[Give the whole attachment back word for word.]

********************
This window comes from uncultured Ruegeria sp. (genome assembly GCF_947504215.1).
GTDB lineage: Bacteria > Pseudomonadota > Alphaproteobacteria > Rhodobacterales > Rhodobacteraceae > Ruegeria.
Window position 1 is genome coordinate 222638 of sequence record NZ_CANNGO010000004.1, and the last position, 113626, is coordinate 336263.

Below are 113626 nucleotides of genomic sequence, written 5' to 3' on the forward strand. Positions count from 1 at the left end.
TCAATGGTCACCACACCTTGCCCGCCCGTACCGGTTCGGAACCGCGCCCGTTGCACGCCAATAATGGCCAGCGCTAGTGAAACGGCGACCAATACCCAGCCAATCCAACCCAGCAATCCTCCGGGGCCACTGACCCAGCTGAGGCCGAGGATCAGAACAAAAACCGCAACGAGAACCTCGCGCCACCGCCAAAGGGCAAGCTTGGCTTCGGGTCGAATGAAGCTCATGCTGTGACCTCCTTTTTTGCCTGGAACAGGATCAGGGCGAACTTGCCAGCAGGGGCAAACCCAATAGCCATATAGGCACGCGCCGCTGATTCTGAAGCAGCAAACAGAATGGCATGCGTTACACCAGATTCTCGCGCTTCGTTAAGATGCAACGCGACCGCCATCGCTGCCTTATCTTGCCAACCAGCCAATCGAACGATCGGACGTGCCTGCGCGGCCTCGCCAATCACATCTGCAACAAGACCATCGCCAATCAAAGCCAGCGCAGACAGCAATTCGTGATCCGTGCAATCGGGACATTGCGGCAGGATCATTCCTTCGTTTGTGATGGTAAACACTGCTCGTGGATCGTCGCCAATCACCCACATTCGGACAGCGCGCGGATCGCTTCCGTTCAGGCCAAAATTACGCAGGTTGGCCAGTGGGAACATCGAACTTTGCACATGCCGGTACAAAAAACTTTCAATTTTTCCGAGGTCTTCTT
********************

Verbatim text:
This window comes from uncultured Ruegeria sp. (genome assembly GCF_947504215.1).
GTDB lineage: Bacteria > Pseudomonadota > Alphaproteobacteria > Rhodobacterales > Rhodobacteraceae > Ruegeria.
Window position 1 is genome coordinate 222638 of sequence record NZ_CANNGO010000004.1, and the last position, 113626, is coordinate 336263.

Below are 113626 nucleotides of genomic sequence, written 5' to 3' on the forward strand. Positions count from 1 at the left end.
TCAATGGTCACCACACCTTGCCCGCCCGTACCGGTTCGGAACCGCGCCCGTTGCACGCCAATAATGGCCAGCGCTAGTGAAACGGCGACCAATACCCAGCCAATCCAACCCAGCAATCCTCCGGGGCCACTGACCCAGCTGAGGCCGAGGATCAGAACAAAAACCGCAACGAGAACCTCGCGCCACCGCCAAAGGGCAAGCTTGGCTTCGGGTCGAATGAAGCTCATGCTGTGACCTCCTTTTTTGCCTGGAACAGGATCAGGGCGAACTTGCCAGCAGGGGCAAACCCAATAGCCATATAGGCACGCGCCGCTGATTCTGAAGCAGCAAACAGAATGGCATGCGTTACACCAGATTCTCGCGCTTCGTTAAGATGCAACGCGACCGCCATCGCTGCCTTATCTTGCCAACCAGCCAATCGAACGATCGGACGTGCCTGCGCGGCCTCGCCAATCACATCTGCAACAAGACCATCGCCAATCAAAGCCAGCGCAGACAGCAATTCGTGATCCGTGCAATCGGGACATTGCGGCAGGATCATTCCTTCGTTTGTGATGGTAAACACTGCTCGTGGATCGTCGCCAATCACCCACATTCGGACAGCGCGCGGATCGCTTCCGTTCAGGCCAAAATTACGCAGGTTGGCCAGTGGGAACATCGAACTTTGCACATGCCGGTACAAAAAACTTTCAATTTTTCCGAGGTCTTCTT